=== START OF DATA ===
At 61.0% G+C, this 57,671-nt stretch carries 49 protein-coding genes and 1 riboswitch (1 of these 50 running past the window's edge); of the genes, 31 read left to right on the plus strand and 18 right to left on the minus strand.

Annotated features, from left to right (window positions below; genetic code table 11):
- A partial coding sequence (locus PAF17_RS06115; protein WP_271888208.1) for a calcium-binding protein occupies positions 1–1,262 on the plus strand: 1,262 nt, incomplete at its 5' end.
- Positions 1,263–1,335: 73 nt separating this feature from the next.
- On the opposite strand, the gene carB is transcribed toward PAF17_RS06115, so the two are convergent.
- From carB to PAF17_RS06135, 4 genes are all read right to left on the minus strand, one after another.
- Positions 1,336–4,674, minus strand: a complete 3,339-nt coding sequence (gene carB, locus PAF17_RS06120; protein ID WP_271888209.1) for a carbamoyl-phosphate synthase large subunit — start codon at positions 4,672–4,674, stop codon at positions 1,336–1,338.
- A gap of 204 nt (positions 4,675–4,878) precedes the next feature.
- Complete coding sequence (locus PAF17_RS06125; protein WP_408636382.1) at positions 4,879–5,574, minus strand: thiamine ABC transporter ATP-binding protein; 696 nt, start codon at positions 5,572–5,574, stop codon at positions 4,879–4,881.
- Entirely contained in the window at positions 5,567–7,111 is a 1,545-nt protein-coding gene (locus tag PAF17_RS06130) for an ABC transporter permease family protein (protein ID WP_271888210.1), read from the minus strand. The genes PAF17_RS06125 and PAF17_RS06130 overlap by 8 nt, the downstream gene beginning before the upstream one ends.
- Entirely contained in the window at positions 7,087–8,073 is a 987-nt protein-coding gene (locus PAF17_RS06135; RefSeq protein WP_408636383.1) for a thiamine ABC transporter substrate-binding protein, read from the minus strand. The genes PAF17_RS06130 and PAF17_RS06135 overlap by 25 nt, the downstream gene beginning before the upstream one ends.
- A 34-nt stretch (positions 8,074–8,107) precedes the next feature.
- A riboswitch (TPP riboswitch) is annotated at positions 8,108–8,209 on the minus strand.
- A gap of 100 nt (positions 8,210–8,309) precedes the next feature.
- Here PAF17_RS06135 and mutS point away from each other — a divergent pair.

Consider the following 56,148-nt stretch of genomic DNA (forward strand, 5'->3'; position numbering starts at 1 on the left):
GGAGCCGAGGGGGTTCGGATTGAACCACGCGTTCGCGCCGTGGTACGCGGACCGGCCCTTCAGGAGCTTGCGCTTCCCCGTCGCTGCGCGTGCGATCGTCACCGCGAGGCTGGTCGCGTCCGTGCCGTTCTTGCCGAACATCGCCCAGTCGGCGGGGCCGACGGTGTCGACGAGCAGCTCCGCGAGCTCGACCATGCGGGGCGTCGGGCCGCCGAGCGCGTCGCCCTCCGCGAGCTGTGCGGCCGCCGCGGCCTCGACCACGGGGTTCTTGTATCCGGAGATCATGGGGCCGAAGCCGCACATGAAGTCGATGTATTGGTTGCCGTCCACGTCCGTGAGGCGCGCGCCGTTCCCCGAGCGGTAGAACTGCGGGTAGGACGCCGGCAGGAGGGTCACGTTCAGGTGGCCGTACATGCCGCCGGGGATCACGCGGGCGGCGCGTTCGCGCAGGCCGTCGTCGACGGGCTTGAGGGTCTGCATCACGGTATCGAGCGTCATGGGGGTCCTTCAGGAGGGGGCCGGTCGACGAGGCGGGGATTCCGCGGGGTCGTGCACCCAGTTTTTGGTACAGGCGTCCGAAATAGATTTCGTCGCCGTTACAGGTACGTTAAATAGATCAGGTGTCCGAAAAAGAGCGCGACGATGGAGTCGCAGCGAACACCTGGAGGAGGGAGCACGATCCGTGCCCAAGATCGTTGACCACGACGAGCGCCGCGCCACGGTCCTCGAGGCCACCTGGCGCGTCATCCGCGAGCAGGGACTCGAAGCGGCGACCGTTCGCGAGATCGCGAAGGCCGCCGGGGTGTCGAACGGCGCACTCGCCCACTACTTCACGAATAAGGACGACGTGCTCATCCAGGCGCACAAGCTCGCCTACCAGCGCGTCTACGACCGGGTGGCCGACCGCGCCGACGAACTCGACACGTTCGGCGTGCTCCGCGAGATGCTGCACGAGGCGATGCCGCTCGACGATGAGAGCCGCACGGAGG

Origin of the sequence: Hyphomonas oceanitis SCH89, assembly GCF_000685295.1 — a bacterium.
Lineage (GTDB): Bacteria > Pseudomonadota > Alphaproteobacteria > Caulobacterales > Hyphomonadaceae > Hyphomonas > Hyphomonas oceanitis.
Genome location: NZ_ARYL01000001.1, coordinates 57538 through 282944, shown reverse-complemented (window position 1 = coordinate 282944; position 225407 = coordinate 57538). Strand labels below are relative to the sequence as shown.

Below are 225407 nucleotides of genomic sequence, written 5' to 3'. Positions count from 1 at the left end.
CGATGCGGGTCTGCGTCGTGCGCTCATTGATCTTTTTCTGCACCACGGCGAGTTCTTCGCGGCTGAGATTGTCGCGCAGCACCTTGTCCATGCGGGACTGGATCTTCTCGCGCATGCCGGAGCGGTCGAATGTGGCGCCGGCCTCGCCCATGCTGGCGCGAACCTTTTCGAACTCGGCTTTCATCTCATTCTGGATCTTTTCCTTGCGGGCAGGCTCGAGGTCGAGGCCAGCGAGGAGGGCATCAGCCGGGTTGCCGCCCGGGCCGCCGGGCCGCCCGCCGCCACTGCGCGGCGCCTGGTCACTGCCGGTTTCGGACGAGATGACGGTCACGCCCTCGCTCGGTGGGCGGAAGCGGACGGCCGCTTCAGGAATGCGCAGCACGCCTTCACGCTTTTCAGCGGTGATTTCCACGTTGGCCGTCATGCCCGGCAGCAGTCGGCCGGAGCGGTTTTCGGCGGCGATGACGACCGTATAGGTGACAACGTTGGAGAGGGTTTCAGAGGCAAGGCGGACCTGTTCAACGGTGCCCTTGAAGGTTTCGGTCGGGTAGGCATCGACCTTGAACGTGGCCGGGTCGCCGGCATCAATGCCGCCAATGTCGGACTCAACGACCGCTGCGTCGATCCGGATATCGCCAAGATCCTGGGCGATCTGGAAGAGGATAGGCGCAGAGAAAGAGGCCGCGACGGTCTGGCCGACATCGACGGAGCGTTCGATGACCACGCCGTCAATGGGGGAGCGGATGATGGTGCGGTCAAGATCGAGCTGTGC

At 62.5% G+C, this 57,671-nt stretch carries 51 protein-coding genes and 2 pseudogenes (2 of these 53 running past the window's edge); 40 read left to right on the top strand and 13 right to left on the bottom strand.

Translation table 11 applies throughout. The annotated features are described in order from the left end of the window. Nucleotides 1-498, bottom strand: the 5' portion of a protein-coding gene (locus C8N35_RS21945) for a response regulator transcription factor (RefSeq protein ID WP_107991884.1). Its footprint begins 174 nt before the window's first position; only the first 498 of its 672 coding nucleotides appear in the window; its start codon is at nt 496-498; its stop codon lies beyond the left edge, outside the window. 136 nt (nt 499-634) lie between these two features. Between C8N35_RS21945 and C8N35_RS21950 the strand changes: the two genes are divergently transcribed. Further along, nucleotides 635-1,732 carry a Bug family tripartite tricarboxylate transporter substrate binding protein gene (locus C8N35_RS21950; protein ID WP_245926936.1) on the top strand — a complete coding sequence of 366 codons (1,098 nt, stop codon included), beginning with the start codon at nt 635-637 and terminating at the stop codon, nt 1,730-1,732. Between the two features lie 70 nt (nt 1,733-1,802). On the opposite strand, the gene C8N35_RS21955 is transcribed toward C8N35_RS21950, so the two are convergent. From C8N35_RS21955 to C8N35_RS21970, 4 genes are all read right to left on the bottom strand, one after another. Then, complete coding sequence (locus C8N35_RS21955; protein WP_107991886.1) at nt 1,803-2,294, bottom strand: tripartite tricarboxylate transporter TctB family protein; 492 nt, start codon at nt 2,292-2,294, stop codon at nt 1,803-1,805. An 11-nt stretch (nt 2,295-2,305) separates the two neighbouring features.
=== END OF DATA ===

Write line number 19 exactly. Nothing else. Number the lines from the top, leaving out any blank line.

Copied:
Lineage (GTDB): Bacteria > Pseudomonadota > Alphaproteobacteria > Caulobacterales > Hyphomonadaceae > Hyphomonas > Hyphomonas oceanitis.